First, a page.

It does, because of Additional U.S. Note 1 to Chapter 42, which states (emphasis added), “the expression ‘travel, sports and similar bags’ means goods, other than those falling in subheadings 4202.11 through 4202.39, of a kind designed for carrying clothing and other personal effects during travel, including backpacks and shopping bags of this heading, but does not include binocular cases,
camera cases, musical instrument cases, bottle cases and similar containers.” Because dogs and cats are not clothing, for this bag to be a travel, sports or similar bag, the contained pet must be "personal effects."

The meaning of "personal effects" is not clear except that it applies to inanimate objects generally worn or carried on one's person. Examples include keys, wallets, watches, and similar items. Coco the rambunctious schnauzer and Fluffy the aloof tabby are not similar items. According to Judge Katzmann, "Pets are living beings, and thus not things or items."

Looking at the items specifically mentioned in Heading 4202, one thing is clear: there are no trunks, bags, cases, or other containers in that list that are intended to transport, organize, carry and protect living creatures. Under the legal principle of ejusdem generis,  when a general word or phrase follows a list of specifics, the general word or phrase will be interpreted to include only items of the same class as those listed. The class of goods listed in 4202 is designed to help travelers, commuters, and others in transit tote their personal effects, whether that be legal briefs or boxer briefs, but not boxer dogs.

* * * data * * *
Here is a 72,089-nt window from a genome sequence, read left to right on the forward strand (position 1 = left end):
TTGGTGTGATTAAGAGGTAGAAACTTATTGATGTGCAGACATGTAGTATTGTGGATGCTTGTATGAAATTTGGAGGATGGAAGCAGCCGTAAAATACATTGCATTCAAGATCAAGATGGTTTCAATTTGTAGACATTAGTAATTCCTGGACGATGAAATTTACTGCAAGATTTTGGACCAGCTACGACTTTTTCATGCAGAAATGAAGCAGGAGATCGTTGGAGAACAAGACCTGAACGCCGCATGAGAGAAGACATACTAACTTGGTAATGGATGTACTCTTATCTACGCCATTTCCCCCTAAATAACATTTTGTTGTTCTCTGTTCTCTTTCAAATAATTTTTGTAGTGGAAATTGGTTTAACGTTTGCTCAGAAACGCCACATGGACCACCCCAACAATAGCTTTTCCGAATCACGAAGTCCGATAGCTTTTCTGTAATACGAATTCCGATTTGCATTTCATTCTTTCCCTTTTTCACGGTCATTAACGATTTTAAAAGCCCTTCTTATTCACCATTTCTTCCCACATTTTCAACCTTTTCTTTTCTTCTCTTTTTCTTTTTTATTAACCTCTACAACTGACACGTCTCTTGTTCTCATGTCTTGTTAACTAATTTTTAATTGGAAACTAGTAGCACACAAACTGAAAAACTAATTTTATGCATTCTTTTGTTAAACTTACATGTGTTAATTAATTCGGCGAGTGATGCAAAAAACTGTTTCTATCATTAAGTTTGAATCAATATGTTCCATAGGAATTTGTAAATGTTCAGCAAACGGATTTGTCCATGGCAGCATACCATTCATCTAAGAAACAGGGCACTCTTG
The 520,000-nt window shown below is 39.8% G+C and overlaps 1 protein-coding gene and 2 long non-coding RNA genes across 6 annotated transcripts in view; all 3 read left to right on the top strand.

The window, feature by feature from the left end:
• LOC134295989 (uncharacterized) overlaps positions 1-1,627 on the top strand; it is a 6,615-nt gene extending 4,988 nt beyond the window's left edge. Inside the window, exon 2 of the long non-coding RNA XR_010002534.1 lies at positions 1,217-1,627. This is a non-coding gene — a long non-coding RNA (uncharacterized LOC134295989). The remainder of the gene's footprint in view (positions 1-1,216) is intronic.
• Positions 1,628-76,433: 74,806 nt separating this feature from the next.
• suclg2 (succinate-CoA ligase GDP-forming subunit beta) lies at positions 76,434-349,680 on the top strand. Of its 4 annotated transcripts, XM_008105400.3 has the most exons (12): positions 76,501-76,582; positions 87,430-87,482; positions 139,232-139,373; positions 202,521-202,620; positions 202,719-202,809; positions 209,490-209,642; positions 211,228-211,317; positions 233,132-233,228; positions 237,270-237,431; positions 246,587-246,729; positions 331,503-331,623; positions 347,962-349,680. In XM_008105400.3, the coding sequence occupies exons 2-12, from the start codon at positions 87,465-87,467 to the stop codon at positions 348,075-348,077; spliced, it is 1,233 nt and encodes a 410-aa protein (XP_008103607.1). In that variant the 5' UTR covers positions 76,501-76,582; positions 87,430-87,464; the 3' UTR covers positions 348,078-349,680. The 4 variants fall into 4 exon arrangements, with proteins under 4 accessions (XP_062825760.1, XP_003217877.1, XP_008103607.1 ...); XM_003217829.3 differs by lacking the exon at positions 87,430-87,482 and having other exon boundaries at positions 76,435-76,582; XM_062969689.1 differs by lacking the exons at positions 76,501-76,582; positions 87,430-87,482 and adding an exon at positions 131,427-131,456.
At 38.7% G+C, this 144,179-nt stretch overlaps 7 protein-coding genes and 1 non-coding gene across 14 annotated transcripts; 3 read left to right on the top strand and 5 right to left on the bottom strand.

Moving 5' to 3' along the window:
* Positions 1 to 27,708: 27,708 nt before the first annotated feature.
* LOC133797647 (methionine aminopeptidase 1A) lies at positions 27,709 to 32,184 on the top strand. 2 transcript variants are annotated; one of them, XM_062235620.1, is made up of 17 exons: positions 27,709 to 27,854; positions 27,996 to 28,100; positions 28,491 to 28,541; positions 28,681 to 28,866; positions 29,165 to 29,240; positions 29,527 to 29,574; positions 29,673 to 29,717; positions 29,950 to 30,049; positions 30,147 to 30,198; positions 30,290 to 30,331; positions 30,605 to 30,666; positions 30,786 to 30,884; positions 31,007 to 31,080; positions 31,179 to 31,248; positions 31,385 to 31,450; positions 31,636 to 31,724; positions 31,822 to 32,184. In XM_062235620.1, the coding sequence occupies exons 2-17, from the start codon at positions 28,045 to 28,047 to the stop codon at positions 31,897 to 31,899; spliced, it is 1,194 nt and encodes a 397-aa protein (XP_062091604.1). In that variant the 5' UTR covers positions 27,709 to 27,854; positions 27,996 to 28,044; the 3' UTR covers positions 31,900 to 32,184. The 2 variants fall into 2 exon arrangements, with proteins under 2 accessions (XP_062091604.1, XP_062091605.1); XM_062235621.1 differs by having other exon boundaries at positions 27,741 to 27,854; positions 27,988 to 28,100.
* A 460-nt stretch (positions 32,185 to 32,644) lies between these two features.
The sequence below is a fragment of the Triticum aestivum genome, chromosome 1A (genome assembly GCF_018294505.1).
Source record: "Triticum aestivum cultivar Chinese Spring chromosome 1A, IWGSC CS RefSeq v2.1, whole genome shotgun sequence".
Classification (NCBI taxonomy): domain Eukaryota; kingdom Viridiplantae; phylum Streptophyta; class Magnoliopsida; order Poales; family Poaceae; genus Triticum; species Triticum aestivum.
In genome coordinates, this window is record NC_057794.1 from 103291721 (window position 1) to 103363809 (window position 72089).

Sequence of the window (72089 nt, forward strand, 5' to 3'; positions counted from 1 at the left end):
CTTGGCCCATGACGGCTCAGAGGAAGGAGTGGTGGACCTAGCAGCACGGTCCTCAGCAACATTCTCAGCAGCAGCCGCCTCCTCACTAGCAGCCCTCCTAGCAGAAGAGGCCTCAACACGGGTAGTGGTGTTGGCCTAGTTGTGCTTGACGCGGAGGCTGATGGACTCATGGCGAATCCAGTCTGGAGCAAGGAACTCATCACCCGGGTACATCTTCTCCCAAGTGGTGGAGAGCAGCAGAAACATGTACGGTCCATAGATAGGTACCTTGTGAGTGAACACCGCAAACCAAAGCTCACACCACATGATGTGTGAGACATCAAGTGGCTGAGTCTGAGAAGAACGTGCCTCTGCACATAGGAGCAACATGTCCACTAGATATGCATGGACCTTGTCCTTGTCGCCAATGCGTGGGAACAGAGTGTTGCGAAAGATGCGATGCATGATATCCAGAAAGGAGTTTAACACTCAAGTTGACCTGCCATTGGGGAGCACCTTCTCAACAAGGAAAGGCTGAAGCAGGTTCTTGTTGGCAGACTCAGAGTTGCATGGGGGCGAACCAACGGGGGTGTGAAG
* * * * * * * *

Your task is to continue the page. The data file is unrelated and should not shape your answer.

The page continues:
On this record, the Court was able to conclude as a matter of law that the pet carriers are not similar to the items listed in Heading 4202.

What remains to be done is figure out where these carriers are classified. Heading 4202 is now off the table. At this preliminary stage of the case, there is insufficient evidence before the Court to make a determination as to the correct classification. Consequently, one of two things are going to happen.

[CONFLICT WARNING: This case is being litigated by my law firm. And, I personally did the first successful litigation on this issue in a case called Firstrax, so what follows might be viewed as biased.]

The parties can continue with formal discovery in which the plaintiff will produce facts showing that the carriers are textile items. Then, plaintiff will move for summary judgment, produce that evidence to the Court and hopefully win the case. For the government to win, it will need to show that the carriers are not classifiable in 6307 either because they are not textile products or there is a better alternative classification. That could happen, I just don't happen to see it.

The alternative is that the parties will trade evidence until the government agrees that the carriers are textile products and that 6307 is the best classification other than its preferred 4202. At that point, the parties should be able to enter into an agreement to stipulate these cases in favor of the plaintiff. That might not happen if the government believes the Court of International Trade is wrong in its reading of 4202 and wants to appeal to the Federal Circuit, which I can only hope is packed full of pet lovers.